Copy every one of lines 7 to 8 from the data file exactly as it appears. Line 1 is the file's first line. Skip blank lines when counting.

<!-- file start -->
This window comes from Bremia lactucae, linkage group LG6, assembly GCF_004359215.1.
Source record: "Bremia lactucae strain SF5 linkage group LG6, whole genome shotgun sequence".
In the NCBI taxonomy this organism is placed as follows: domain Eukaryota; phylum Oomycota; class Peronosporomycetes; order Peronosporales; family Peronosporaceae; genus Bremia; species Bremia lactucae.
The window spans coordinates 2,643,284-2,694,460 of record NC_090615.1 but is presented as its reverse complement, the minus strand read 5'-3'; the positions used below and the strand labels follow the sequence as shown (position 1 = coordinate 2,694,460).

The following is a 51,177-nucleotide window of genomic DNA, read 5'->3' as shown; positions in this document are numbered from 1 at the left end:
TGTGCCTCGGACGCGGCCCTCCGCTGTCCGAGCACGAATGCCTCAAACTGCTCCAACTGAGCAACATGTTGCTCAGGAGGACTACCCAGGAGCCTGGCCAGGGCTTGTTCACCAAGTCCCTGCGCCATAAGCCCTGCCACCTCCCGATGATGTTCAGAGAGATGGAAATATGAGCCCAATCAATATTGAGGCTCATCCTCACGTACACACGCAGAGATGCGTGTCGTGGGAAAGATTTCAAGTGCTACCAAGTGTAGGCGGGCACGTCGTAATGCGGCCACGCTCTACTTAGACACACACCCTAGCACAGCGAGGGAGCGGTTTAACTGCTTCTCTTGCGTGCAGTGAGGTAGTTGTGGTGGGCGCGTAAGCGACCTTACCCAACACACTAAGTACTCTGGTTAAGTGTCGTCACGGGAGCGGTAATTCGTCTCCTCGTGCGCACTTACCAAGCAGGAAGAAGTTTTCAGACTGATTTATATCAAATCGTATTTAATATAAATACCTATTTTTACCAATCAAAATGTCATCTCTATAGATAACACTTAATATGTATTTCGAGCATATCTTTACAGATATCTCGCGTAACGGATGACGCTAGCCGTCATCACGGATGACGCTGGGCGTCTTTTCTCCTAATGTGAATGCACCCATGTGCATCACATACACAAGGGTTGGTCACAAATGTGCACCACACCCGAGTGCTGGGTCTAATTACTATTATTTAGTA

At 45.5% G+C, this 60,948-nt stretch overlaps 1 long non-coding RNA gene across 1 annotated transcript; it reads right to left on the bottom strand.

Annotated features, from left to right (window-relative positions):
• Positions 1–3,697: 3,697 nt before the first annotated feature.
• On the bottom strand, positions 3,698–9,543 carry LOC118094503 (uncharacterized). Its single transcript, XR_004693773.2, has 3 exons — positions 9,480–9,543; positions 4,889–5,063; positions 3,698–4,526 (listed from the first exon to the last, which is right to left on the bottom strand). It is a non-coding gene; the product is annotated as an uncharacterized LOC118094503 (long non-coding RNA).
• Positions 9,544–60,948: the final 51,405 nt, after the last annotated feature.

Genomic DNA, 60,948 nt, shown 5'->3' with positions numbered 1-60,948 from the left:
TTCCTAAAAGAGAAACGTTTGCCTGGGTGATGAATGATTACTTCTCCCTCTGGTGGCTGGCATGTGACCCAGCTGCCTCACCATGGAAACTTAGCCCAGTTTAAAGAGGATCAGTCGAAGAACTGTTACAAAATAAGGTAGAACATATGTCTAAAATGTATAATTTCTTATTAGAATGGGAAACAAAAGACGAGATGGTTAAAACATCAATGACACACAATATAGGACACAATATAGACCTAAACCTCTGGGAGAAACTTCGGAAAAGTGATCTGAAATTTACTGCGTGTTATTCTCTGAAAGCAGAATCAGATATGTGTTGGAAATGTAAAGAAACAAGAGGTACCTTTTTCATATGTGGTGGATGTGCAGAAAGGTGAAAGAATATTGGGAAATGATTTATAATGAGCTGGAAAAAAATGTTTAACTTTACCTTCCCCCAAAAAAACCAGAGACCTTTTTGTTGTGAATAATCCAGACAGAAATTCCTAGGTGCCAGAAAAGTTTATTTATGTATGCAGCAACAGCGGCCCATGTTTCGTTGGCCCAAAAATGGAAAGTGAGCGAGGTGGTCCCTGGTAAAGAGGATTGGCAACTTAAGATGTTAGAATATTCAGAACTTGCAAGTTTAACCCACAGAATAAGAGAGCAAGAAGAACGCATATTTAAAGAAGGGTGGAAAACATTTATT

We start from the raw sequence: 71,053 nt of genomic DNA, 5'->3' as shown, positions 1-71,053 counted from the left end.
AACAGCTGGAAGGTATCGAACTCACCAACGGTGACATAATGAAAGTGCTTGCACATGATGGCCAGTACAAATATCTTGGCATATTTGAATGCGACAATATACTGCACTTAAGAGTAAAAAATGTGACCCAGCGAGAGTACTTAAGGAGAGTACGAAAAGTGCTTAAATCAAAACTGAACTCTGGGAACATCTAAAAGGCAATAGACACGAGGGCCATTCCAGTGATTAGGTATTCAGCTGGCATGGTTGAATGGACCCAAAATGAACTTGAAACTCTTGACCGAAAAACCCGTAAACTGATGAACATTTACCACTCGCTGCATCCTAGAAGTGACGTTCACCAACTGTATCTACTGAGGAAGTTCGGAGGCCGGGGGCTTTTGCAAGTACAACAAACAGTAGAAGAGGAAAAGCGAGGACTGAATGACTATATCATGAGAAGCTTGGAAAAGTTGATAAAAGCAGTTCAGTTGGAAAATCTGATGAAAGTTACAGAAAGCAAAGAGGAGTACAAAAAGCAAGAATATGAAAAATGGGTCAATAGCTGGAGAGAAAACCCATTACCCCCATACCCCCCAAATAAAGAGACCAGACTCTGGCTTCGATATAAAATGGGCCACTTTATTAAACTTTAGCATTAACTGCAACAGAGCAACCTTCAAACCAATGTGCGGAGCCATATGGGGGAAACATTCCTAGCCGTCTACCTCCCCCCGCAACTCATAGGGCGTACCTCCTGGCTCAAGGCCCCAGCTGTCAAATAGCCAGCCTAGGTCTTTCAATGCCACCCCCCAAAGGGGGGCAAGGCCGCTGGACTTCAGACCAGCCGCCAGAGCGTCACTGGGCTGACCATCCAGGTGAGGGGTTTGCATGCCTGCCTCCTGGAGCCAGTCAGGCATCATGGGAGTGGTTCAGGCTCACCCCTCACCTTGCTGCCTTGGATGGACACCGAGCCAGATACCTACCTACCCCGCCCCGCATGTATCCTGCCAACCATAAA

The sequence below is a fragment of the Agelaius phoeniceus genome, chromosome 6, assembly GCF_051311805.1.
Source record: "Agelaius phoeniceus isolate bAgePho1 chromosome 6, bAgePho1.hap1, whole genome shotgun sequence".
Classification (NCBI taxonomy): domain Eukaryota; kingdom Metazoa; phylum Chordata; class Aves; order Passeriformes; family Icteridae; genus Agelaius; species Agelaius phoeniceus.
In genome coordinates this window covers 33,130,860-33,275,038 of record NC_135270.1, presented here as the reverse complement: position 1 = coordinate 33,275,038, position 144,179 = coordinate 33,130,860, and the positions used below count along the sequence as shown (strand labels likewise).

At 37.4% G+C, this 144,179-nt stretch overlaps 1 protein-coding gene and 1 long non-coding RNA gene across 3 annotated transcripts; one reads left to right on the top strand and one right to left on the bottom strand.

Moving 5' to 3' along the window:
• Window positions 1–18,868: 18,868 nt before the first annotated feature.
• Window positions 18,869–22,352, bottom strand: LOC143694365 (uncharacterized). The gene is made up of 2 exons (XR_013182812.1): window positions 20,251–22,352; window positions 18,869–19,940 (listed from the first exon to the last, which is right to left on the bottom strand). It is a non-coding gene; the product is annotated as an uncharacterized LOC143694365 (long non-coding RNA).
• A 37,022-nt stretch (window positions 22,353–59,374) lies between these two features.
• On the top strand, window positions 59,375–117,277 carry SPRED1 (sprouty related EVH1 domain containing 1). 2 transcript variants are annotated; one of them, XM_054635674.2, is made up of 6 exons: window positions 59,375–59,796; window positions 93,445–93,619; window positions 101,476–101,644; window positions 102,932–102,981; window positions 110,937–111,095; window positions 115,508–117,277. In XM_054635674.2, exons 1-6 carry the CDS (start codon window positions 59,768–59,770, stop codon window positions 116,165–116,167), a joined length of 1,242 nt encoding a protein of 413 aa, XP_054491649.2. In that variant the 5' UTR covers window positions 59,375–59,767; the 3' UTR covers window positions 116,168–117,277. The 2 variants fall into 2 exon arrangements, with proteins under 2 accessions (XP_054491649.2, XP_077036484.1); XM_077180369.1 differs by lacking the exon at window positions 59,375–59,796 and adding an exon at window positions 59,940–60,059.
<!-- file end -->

At 45.5% G+C, this 60,948-nt stretch overlaps 1 long non-coding RNA gene across 1 annotated transcript; it reads right to left on the bottom strand.

Annotated features, from left to right (window-relative positions):